>>
>> I always get the impression they're making ready for Guy Fawkes day.
>> P. M.
>>
>> Peter Dillane <[log in to unmask] 
>> <mailto:[log in to unmask]>> wrote:
>>
>> Being introduced  before your entrance then not actually having much 
>> to say keeps you ominous I think.  That wonderment Doris has that Sam 
>> is the Knave of Hearts is quite disturbing. After the earlier riffing 
>> she and Dusty do on Sam being a nice boy and so on.   Puts you on 
>> edge for a predator. Then that nice play on "Loot" which is his rank 
>> no - except he would be phoenetically a  "leftenant" in Britain so 
>> Loot gets a focus and  what will he loot ? But he does the Ringmaster 
>> introductions and then there is silence as he becomes part of 
>> the chorus. Maybe its as well we dont find out where the plot goes.
>> Pete
>>
>>     ----- Original Message -----
>>     *From:* P <mailto:[log in to unmask]>
>>     *To:* [log in to unmask] <mailto:[log in to unmask]>
>>     *Sent:* Tuesday, January 22, 2013 3:52 PM
>>     *Subject:* Re: Sweeney Agonistes: Eliot’s raw underbelly
>>
>>     The flat accent could make him stand out, perhaps in an ominous
>>     way. Eliot was always sensitive to such details.
>>     P. M.
>>
>>     Peter Dillane <[log in to unmask]
>>     <mailto:[log in to unmask]>> wrote:
>>
>>     Sam’s interesting isn’t he. Veteran of a celebrated single minded
>>     force. I suppose the CEF would have been pin up boys with Ypres
>>     still in the mind. I think anyone who brings an aphoristic pair
>>     like K and K around to see some girls has more than one arrow in
>>     his quiver.
>>     Pete
>>     *From:*T. S. Eliot Discussion forum. [mailto:[log in to unmask]]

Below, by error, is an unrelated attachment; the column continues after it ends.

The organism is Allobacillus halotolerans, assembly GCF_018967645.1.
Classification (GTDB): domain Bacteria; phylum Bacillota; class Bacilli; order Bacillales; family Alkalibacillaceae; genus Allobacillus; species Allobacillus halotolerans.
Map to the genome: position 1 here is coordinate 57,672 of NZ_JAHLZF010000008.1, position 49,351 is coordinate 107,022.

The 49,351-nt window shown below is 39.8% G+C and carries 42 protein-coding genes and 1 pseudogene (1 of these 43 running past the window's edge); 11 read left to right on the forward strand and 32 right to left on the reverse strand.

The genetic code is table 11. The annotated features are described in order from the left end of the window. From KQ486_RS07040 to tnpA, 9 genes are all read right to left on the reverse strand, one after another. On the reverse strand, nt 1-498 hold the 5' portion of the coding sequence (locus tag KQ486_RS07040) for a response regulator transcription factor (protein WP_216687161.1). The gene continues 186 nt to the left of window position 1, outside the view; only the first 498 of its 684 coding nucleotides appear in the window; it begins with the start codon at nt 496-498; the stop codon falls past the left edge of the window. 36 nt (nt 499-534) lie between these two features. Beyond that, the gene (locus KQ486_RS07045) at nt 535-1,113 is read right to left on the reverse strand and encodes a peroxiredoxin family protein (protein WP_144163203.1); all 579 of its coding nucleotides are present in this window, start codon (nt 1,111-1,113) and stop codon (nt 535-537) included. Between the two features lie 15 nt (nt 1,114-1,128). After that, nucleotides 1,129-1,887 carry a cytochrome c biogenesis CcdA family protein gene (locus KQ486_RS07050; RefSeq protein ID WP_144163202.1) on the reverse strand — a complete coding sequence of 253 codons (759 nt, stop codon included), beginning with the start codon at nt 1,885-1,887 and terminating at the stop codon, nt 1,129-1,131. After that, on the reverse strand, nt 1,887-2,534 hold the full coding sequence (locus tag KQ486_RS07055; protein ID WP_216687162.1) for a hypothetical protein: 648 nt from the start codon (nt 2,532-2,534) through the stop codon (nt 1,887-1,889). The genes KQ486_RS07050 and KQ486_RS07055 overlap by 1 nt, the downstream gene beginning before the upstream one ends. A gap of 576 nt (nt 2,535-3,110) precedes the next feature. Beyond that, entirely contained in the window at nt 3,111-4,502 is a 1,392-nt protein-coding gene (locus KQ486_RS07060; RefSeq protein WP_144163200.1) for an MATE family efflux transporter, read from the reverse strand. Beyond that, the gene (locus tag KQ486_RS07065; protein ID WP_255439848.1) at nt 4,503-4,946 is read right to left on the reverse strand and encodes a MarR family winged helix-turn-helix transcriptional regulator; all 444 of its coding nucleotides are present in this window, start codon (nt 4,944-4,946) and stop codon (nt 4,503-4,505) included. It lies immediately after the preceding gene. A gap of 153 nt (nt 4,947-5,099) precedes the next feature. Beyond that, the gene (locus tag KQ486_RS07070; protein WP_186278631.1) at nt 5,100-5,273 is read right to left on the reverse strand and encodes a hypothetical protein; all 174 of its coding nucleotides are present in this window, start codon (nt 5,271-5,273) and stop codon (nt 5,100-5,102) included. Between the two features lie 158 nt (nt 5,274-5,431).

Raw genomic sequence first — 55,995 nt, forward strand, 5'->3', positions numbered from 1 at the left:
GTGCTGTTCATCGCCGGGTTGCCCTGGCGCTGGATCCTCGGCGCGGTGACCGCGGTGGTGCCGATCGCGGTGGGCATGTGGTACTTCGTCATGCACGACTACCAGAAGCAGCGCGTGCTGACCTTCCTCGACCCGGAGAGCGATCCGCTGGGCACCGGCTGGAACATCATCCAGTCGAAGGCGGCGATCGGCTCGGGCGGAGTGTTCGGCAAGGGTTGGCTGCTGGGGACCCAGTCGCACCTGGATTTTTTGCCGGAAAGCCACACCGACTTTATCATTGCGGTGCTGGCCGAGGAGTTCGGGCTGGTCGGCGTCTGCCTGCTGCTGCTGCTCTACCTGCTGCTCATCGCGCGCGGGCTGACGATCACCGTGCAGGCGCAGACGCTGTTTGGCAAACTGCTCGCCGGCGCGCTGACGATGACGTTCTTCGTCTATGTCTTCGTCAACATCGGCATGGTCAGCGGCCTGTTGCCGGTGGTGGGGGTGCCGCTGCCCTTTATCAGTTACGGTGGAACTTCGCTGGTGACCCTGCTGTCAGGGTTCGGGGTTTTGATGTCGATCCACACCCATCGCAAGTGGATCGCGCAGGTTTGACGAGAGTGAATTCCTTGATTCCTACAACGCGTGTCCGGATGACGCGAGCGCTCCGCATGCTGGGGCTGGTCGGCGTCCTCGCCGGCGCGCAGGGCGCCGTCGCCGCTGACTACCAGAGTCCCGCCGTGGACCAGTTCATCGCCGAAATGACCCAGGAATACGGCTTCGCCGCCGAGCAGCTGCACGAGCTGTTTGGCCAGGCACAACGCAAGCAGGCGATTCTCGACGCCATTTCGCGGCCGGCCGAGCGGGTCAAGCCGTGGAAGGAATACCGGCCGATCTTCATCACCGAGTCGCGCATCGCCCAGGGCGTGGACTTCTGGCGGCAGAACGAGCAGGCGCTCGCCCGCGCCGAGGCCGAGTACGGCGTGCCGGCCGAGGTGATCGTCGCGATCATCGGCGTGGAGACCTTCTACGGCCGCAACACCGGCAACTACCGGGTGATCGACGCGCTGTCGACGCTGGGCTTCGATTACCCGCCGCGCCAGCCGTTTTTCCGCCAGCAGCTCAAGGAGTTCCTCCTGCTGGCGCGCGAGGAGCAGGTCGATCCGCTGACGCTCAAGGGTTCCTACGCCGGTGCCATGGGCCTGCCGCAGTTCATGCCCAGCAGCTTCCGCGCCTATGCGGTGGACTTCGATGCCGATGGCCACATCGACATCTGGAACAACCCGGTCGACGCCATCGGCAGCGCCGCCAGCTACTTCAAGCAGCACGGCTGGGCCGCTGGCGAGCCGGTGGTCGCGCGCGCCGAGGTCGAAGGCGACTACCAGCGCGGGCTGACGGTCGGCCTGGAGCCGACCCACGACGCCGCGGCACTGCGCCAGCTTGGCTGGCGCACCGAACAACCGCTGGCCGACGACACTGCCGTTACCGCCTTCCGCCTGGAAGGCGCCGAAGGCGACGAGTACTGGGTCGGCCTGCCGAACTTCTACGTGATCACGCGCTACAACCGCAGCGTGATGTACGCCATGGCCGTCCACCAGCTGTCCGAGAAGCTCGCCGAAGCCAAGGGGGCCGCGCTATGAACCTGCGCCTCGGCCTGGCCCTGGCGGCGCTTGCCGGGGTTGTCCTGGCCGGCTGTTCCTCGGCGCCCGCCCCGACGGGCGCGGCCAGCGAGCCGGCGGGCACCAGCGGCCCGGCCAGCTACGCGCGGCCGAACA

>>     *On Behalf Of *P
>>     *Sent:* Monday, 21 January 2013 4:32 PM
>>     *To:* [log in to unmask] <mailto:[log in to unmask]>
>>     *Subject:* Re: Sweeney Agonistes: Eliot’s raw underbelly
>>     I tend to trend your way Pete, but surely there are them's as
>>     cain't or won't. And what's your take on the Canadian? ;->
>>     Pierre
>>
>>     Peter Dillane <[log in to unmask]
>>     <mailto:[log in to unmask]>> wrote:
>>     Hey CR,
>>     this is not at all the way I see Sweeney A.  I only have small
>>     observations to make but  to the extent that Lehmann sees it in a
>>     particular kind of place - a course (/sic/) pub - and that the
>>     bamboo tree business is supposed to be a referential nod to any
>>     worldly idyll viz Gauguin's world. Well I can't see it.  I know
>>     that the boys arrive and Doris calls down to them in the street
>>     but the notion that the play can be imagined in a setting is at
>>     odds with the irreal sense of space and time.   And the Bamboo
>>     tree is more a link to the  music hall than the actual South
>>     Seas. ( I think of Judy Garland in Meet me in St Louis doing the
>>     song by the way)
>>     Cheers Pete.
>>
>>         ----- Original Message -----
>>         *From:*Chokh Raj <mailto:[log in to unmask]>
>>         *To:*[log in to unmask] <mailto:[log in to unmask]>
>>         *Sent:*Monday, January 21, 2013 3:31 PM
>>         *Subject:*Re: Sweeney Agonistes: Eliot’s raw underbelly
>>         Sweeney Agonistes: Eliot’s raw underbelly
>>         Is Poetry Fiction?
>>          by
>>         Gary Lehmann
>>         http://www.poetrykit.org/pkmag/pkmag11/029.htm
>>         CR
>>